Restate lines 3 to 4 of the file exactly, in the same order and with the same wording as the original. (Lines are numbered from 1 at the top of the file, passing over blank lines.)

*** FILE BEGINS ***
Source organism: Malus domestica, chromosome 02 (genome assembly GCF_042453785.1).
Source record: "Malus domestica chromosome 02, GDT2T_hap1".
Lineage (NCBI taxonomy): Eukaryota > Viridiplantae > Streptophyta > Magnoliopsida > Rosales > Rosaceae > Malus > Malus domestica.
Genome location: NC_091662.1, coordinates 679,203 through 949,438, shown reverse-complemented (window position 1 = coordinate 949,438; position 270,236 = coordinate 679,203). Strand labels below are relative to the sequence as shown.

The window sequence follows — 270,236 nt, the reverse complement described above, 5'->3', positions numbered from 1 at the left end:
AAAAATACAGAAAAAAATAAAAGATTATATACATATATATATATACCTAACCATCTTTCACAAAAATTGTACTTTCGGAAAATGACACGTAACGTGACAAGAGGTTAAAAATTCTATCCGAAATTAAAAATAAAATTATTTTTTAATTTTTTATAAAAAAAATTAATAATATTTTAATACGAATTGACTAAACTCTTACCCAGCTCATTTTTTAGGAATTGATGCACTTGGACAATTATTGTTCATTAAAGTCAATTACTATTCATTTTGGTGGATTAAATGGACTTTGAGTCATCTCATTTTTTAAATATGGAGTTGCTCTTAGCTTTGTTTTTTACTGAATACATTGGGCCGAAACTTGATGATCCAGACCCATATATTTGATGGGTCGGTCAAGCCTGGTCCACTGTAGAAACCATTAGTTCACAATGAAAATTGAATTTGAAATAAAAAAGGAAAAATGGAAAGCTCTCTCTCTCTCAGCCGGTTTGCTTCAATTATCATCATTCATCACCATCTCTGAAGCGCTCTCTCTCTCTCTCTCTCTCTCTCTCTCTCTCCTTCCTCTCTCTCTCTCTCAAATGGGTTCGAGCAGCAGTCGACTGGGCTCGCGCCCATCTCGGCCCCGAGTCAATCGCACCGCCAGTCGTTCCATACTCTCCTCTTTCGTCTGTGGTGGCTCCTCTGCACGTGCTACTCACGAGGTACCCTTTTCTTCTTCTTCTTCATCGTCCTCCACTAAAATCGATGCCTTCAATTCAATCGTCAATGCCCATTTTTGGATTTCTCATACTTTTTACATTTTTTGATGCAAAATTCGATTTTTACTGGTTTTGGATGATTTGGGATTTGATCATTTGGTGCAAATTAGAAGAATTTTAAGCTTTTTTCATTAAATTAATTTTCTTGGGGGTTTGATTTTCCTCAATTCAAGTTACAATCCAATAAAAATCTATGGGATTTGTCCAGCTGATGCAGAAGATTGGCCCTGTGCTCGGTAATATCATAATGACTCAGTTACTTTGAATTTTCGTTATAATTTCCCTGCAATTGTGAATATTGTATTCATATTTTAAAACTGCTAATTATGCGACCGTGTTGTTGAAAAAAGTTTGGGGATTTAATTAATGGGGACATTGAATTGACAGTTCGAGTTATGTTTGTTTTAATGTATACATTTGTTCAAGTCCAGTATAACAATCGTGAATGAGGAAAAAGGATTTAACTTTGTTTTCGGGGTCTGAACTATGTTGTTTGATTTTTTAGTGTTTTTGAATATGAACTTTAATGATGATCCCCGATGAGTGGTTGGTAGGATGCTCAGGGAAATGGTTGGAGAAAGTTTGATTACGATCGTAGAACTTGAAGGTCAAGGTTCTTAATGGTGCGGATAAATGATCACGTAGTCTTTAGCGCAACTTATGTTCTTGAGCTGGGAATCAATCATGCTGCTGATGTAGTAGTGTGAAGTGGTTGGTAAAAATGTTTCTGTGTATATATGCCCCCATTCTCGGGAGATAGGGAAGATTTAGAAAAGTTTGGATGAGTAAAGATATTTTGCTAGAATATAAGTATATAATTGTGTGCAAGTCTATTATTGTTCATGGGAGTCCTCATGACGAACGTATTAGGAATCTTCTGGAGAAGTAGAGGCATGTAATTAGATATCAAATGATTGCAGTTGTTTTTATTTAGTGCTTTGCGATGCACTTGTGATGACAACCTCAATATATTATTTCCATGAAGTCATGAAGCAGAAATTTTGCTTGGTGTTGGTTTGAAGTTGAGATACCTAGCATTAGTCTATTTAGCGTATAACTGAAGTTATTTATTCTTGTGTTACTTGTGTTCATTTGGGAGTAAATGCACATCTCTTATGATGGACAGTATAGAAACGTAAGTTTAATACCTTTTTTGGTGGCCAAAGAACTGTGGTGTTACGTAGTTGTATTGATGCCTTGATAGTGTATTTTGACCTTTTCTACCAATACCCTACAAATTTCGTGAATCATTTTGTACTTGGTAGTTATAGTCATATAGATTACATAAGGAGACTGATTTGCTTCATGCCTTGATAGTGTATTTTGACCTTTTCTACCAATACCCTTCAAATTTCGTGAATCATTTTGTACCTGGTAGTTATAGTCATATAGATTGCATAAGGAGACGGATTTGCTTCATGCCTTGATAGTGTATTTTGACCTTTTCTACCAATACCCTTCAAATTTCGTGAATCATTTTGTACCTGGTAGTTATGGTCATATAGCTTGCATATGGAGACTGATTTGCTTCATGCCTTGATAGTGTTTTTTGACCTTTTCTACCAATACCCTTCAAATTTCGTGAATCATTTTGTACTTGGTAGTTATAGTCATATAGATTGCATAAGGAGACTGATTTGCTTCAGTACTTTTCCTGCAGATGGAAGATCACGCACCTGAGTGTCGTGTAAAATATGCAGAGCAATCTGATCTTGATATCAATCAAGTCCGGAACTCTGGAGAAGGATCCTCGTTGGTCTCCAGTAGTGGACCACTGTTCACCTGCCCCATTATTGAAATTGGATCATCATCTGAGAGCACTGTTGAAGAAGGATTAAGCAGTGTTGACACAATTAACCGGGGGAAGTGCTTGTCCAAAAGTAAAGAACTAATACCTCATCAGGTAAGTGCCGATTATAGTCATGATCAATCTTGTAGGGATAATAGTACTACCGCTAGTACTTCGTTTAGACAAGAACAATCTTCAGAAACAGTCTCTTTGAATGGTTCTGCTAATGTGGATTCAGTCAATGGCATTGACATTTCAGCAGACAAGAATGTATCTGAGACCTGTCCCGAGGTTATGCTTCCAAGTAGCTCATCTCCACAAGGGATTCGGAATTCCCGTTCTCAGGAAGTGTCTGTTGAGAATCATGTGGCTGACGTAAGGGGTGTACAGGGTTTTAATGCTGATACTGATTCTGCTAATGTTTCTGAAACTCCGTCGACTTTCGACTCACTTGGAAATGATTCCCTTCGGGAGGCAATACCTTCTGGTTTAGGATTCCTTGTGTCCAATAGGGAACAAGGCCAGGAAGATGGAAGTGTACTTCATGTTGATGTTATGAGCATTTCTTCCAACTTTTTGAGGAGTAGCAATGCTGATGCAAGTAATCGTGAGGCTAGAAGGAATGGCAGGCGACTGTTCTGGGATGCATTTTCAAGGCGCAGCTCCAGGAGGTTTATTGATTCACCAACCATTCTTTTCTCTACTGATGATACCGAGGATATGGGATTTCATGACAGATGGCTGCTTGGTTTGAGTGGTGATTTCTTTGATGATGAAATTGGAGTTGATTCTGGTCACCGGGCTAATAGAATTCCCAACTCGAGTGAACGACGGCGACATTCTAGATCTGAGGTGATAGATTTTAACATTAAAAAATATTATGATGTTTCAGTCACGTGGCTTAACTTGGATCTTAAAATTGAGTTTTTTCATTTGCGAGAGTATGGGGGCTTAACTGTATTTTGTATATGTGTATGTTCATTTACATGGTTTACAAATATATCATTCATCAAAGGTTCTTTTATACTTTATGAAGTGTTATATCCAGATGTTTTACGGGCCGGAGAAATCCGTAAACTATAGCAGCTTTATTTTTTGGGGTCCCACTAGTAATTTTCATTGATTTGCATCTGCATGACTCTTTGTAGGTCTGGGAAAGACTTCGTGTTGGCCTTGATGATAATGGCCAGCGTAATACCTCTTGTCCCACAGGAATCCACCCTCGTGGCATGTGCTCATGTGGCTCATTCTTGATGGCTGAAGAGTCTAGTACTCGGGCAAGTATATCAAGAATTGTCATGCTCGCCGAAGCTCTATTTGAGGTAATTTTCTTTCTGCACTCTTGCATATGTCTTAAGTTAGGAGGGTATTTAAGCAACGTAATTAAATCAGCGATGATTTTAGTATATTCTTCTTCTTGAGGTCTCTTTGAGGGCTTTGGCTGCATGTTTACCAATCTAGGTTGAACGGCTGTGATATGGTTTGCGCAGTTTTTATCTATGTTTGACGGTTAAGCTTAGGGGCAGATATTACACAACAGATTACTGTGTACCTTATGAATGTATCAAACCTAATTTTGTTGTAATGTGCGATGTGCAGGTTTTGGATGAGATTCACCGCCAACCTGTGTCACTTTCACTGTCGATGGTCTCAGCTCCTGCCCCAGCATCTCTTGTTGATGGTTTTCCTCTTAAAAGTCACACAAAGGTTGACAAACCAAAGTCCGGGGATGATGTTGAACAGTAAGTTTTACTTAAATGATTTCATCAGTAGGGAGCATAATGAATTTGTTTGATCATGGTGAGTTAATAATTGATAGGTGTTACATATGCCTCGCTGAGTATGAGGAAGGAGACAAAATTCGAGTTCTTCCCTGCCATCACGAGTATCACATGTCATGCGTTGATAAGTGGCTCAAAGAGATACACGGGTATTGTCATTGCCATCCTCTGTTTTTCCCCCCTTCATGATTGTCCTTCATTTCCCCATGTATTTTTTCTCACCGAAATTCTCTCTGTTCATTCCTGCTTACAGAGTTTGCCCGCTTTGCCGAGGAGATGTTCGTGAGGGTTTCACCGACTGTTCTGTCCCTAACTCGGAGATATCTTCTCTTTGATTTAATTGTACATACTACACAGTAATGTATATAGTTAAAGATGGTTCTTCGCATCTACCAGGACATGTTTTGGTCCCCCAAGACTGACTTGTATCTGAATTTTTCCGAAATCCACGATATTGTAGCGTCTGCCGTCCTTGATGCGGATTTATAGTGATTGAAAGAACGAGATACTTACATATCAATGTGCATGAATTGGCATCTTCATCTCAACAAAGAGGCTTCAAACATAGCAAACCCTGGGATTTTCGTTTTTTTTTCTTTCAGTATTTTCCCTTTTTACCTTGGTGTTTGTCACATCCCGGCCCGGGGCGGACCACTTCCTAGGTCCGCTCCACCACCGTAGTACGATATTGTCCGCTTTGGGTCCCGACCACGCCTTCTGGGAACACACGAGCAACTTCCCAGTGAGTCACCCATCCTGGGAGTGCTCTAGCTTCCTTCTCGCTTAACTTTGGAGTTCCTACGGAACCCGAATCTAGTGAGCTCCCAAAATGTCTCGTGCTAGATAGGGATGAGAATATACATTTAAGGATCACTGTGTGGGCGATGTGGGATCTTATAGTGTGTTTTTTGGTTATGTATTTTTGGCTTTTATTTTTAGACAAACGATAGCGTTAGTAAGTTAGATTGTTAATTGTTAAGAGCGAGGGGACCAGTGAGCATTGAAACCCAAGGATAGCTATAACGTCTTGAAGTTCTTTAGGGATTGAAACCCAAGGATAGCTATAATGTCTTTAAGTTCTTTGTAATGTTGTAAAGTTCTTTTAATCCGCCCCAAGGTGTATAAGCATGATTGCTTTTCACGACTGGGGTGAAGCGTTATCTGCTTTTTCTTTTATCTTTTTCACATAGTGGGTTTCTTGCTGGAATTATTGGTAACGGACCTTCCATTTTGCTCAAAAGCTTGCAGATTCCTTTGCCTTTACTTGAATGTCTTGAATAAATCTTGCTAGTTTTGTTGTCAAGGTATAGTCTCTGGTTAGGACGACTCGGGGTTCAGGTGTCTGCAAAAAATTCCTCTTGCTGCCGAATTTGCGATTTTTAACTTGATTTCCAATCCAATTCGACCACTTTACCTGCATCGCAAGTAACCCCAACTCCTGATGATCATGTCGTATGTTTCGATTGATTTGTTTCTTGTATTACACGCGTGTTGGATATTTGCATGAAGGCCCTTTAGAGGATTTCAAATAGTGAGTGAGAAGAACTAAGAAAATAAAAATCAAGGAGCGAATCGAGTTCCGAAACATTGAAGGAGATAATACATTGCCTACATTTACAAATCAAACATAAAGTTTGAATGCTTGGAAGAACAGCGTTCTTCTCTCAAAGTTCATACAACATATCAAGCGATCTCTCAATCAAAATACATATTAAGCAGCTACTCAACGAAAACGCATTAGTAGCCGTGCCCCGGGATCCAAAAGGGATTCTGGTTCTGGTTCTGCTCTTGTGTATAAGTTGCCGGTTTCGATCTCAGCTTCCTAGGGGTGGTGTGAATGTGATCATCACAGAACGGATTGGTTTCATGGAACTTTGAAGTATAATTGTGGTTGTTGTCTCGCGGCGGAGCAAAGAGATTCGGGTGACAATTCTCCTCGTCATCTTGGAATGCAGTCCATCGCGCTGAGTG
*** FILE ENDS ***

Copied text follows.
Lineage (NCBI taxonomy): Eukaryota > Viridiplantae > Streptophyta > Magnoliopsida > Rosales > Rosaceae > Malus > Malus domestica.
Genome location: NC_091662.1, coordinates 679,203 through 949,438, shown reverse-complemented (window position 1 = coordinate 949,438; position 270,236 = coordinate 679,203). Strand labels below are relative to the sequence as shown.